Friday, 16 March 2012

Escape to the Country.

I would like to welcome Patsy to my blog, talking about her debut novel - Escape to the Country.
If like me you've read Patsy's stories already, then you will be eagerly looking forward to reading this.  Over to Patsy.

Can you judge a book by its cover?

Publishers spend time, money and effort producing covers for books, although it would be quicker and easier to simply print the title, author name, ISBN and price onto a plain background. Doing that would be of some help to the reader. If we already knew the author's work we could guess whether we might like to read something else by them. The title might give a few clues - 'The Princess who Seduced a Bricklayer' is likely to be rather a different story from ''Zombies on a Spaceship'. I don't think that would be enough to tempt most people to read a book they hadn't heard of by an author they hadn't heard of.

How about printing the title onto a genre specific background colour? Pink for romance, I suppose and something the shade of putrefying flesh for zombie stories and blue for erotica. But I digress... This doesn't happen; books have cover artwork on the front and writing on the back. Does any of this matter?

The blurb on the back is probably the most read part of any book. I'm sure it's not just me who bases many of my reading decisions on those few paragraphs. While it's true that decision might be not to read, in the long run I think it's better for everyone if people don't repeatedly buy books they don't enjoy.

What about the cover artwork then. What can that tell us? I used to think the answer was 'not much' until the publishers of my book 'Escape to the Country' asked me for suggestions. It hadn't occurred to me I'd get a say (I understand new authors often don't) so I wasn't prepared. There's an important scene in the book that's sort of repeated so I felt an illustration of that would be good - and said so.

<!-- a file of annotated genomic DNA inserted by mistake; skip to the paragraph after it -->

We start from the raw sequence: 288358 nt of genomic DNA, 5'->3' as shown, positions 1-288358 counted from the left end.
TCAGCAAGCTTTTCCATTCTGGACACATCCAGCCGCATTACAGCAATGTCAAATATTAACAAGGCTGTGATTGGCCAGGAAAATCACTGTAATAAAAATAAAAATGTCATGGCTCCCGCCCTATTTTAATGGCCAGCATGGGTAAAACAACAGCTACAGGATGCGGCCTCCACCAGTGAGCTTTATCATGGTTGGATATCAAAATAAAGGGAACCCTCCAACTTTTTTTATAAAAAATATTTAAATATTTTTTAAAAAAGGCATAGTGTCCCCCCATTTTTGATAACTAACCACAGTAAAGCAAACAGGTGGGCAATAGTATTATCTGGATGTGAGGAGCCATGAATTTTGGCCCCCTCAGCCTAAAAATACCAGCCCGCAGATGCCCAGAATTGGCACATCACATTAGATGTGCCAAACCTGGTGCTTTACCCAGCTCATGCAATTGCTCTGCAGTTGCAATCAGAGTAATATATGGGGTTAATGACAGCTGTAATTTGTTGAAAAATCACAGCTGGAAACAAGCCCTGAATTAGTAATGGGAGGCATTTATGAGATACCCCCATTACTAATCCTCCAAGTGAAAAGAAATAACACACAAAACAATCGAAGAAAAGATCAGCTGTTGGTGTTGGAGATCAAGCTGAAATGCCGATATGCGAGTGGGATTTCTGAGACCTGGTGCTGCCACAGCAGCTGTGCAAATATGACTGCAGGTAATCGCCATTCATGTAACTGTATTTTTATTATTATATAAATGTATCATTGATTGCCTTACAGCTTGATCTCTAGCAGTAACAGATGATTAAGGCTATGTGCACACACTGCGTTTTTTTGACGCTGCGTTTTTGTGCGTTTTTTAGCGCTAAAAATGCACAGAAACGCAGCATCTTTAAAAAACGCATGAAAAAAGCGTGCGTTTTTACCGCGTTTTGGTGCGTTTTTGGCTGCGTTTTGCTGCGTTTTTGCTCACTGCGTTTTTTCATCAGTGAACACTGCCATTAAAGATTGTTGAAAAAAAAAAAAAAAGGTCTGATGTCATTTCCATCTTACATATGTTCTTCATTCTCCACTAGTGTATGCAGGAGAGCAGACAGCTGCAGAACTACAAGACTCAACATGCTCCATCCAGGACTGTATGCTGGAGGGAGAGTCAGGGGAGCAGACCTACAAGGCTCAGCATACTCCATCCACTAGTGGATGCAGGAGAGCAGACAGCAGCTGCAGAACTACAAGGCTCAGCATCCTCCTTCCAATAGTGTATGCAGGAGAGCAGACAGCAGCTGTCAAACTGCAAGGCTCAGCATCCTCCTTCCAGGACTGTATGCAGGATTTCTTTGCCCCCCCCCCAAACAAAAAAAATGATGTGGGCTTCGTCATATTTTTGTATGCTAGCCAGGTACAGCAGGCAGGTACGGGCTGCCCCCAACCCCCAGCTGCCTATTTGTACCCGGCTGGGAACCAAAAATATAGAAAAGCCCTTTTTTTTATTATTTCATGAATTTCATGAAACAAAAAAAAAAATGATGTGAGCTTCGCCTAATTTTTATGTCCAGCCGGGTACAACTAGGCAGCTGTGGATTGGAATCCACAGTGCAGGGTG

Then I panicked. The scene I'd described was dark (black and brown, not suicide pact like) my book is light and romantic. People who liked the cover might not enjoy the story. I tried to think if there were any books I'd read just after glancing at the cover. There were - I first discovered JD Robb because there was an image of a snowdrop on the cover of one book so I picked it up (and then read the blurb on the back - but I'd not have got that far with a sci-fi book if it hadn't been for the snowdrop). There were other examples, all of them involving something pretty. My cover wasn't going to be pretty!

Fortunately Phillip Grizzell who actually designed the cover isn't an idiot. He used my suggestion to create something that I feel sums up the book quite well. It's fun, light and romantic - I hope readers will agree the story is too.

Thanks for that Patsy, look forward to reading your book.

My other blog is here.


  1. Thanks for inviting me to take over your blog today, Suzy!

  2. You're welcome Patsy, good luck with your book.

  3. Enjoyed your post. It's a very engaging cover, Patsy!

  4. I do think covers are important, and we do judge books by them. I kind of know now just by looking whether or not I'm going to like a book - yours looks great!

  5. Thanks, Rosemary.

    Thank you, Karen.